1.What happens physiologically in fluid volume deficit situations; how do we best keep track of a patient’s fluid volume; consequences of dehydration Ch.13 iggy
-daily weights are the best indicators of fluid loss or gains pg.176
Cardiovascular- heart rate increases in attempt to maintain BP. Weak peripheral pulses pg.175
Skin changes-skin turgor poor, tenting, skin dry and scaly, dry mucus membranes( may be covered with a think sticky, pastelike coating), toungue may have deep furrows
Neurological changes- Alteration of mental status (especially confusion), might have a low grade fever
Kidney changes-urine maybe consentrated with a SG >1.030, and appere dark incolor and have anstrong odor.
Respiratory changes-increase respiratory rate as a way to maintain oxygen delivery when tisuue perfusion is decreased.
2.complications of influenza pg.645
-Influenza can lead to complications pneumonia or death
3.Tx of cap-Pg.652
Comminity acquired pneumonia (CAP) treatment include
Home health management-no special changes are need in the home. If patient has a second story the patient may prefer to stay on one floor because climbing stairs increases fatigue and dyspnea. Toileting needs can be met with a bedside commode. Teach patient to notify their health care provider if fever,chills, persistant cough, increasing fatigue recurs or if symptoms fail to resolve.Aq111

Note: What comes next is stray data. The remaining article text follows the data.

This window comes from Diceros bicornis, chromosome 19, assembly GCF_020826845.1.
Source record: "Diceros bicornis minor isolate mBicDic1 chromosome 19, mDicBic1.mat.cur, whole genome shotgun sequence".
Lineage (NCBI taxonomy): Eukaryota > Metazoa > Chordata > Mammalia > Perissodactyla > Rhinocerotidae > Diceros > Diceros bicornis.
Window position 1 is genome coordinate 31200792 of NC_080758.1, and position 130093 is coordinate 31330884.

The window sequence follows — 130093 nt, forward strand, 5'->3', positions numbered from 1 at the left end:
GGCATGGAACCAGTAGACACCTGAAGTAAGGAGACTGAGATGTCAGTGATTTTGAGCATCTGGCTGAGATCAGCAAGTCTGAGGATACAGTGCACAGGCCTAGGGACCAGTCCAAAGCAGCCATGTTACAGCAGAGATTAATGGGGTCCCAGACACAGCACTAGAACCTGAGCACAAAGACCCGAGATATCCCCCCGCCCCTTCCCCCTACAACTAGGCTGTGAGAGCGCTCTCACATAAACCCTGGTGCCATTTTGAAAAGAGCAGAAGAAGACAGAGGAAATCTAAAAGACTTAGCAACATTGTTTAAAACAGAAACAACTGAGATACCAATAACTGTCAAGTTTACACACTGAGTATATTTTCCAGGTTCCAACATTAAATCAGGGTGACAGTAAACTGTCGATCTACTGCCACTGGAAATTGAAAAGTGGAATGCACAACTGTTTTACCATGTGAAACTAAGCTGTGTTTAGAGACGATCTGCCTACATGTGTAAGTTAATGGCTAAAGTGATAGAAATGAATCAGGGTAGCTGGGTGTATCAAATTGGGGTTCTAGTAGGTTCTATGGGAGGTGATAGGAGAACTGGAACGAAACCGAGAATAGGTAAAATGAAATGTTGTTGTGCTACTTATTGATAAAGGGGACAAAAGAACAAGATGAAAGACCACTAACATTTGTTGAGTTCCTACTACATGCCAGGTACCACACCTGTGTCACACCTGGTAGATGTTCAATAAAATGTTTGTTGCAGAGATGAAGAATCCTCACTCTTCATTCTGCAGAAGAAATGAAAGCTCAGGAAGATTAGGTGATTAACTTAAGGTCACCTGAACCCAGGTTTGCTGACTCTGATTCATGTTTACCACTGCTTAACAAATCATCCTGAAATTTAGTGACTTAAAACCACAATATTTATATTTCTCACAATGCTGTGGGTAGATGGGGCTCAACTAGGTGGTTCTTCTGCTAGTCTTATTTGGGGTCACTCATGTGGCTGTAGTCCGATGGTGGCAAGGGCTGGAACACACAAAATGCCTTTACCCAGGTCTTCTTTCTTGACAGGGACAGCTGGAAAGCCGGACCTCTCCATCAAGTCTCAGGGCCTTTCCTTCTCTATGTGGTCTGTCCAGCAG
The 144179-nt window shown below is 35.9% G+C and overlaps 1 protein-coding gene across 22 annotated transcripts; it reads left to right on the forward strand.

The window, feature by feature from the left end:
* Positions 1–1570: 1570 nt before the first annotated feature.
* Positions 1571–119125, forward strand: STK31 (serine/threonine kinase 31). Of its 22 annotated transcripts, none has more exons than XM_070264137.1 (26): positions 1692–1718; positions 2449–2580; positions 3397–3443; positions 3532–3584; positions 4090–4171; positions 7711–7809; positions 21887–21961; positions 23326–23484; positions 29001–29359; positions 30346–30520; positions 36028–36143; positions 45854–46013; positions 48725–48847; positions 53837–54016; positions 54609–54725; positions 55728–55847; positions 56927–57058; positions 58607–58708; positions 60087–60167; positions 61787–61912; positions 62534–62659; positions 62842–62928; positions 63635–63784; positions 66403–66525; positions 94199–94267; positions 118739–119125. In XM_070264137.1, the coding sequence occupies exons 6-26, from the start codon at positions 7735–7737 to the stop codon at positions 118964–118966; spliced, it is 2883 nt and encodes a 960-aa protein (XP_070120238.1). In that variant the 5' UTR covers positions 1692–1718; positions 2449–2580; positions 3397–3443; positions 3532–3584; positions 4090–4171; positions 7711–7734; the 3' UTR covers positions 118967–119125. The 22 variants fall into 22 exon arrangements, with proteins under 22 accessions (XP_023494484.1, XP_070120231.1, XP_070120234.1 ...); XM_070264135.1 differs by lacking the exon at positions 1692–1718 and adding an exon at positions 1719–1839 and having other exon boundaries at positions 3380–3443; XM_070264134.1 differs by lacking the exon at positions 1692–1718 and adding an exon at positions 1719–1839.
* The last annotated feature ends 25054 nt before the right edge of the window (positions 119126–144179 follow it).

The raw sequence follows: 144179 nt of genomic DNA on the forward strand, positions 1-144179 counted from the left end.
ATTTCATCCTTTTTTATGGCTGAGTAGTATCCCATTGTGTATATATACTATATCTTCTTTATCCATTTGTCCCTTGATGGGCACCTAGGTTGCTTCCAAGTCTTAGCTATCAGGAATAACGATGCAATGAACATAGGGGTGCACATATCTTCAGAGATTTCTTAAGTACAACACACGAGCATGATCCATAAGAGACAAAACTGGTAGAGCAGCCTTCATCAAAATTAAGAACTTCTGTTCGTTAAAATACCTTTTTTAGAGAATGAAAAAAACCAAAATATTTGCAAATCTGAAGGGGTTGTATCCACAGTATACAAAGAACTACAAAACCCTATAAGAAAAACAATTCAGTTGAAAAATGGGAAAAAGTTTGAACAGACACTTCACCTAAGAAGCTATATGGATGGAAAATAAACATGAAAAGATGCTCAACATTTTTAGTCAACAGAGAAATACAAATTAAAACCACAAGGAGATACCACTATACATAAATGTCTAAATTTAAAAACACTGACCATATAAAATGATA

Home teaching-review all drugs with the patient and family and emphasize completing anti-infectives therapy. Teach patient dietary changes which include increasing proteins (protein bound drugs), smaller more frequent meals, and fluid intake to thin secretions if not contraindicated
Health care resources-inform patients who smoke that smoking is a risk factor for pneumonia and offer information on smoking cessation classes. The healthcare provider can prescribe nicotine patches. Provide information on vaccines against pneumonia and influenza